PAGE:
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SERAP urges NASS to reject Buhari’s fresh appeal for external loans

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The Socio-Economic Rights and Accountability Project (SERAP) has written to the leadership of the National Assembly imploring it to reject the request of President Muhammadu Buhari to borrow $4 billion and €710 million in external loans.

According to SERAP, the executive ought to be transparent about the spending of loans obtained since May 29, 2015, while Nigeria’s debt profile will hit over N35 trillion if the request is granted.

The open letter by SERAP was dated 18 September 2021 and signed by its deputy director Kolawole Oluwadare.

“The National Assembly should not allow the government to accumulate unsustainable levels of debt, and use the country’s scarce resources for staggering and crippling debt service payments rather than for improved access of poor and vulnerable Nigerians to basic public services and human rights.

“The growing national debt is clearly not sustainable. There has been no serious attempt by the government to cut the cost of governance. The leadership of the National Assembly ought to stand up for Nigerians by asserting the body’s constitutional powers to ensure limits on national debt and deficits.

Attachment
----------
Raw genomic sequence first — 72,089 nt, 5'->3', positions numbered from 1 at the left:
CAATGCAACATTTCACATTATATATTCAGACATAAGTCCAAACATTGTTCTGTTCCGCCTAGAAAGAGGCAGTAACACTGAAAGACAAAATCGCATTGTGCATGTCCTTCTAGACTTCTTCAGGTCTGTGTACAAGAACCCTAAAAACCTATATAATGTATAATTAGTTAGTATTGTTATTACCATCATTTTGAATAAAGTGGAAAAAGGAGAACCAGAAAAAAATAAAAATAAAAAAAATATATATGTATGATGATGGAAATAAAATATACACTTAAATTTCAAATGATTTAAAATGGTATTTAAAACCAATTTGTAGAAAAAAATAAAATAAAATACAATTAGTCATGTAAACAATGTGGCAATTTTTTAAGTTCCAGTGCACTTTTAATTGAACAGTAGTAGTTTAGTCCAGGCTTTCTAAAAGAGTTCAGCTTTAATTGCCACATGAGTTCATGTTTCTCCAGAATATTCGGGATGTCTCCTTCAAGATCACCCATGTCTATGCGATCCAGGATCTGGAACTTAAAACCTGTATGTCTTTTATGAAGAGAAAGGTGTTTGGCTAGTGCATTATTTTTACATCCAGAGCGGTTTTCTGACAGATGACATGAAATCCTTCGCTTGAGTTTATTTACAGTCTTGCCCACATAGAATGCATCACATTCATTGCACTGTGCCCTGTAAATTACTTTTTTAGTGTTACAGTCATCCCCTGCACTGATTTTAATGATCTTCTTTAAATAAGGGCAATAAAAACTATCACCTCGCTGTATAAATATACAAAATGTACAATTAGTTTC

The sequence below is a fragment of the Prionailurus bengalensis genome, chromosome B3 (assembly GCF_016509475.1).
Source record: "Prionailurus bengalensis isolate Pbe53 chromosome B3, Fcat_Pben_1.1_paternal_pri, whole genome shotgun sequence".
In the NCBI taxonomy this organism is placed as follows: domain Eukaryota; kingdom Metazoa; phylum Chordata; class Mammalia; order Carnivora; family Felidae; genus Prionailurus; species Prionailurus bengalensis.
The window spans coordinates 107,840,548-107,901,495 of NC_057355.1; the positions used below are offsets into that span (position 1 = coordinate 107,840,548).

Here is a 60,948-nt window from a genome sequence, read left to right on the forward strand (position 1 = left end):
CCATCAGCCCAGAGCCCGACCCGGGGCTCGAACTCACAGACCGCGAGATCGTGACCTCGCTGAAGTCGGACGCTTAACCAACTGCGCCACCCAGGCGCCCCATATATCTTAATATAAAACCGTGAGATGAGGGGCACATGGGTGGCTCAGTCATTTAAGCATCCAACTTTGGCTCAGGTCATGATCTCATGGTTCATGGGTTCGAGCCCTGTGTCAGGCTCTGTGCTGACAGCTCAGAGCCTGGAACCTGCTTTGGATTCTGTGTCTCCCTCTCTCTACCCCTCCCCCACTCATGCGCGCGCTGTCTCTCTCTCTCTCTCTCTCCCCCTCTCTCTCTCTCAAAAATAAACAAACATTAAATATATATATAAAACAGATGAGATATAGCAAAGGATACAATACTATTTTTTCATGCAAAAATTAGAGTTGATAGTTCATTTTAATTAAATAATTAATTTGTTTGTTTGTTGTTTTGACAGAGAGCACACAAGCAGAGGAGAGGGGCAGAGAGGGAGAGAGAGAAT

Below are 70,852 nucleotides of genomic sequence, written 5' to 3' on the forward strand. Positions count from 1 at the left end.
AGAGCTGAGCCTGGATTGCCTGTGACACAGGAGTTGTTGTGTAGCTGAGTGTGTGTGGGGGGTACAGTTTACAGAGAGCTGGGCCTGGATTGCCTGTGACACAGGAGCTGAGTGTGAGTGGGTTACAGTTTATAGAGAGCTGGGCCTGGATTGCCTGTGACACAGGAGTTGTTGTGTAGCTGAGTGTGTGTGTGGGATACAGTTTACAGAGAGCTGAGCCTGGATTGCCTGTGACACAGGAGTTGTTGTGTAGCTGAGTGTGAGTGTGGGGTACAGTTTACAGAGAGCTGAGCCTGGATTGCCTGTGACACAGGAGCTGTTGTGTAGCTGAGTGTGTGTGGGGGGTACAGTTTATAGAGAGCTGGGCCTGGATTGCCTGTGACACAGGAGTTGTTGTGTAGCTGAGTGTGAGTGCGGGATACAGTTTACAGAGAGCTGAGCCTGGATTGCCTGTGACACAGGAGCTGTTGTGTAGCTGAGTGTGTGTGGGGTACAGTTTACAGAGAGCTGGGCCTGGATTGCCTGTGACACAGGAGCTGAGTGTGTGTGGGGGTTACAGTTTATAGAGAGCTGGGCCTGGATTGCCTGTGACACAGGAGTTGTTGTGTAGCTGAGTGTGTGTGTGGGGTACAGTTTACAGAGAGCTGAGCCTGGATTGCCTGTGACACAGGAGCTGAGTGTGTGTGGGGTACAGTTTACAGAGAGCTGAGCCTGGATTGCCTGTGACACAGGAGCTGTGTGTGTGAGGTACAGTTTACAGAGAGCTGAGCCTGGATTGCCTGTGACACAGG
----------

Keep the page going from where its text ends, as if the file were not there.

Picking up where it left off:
READ ALSO: SERAP sues Nigerian govt to disclose details of N729bn paid to poor Nigerians

“Should the National Assembly and its leadership fail to rein in government borrowing, and to ensure transparency and accountability in the spending of public loans, SERAP would consider appropriate legal action to compel the National Assembly to discharge its constitutional duties.

SERAP notes that if approved, the country’s debts will exceed N35 trillion. The government is also reportedly pushing the maturity of currently-secured loans to between 10 and 30 years.

“Ensuring transparency and accountability in the spending of loans by the government and cutting the cost of governance would address the onerous debt servicing, and improve the ability of the government to meet the country’s international obligations to use maximum available resources to ensure the enjoyment of basic economic and social rights, such as quality healthcare and education,” the letter read.

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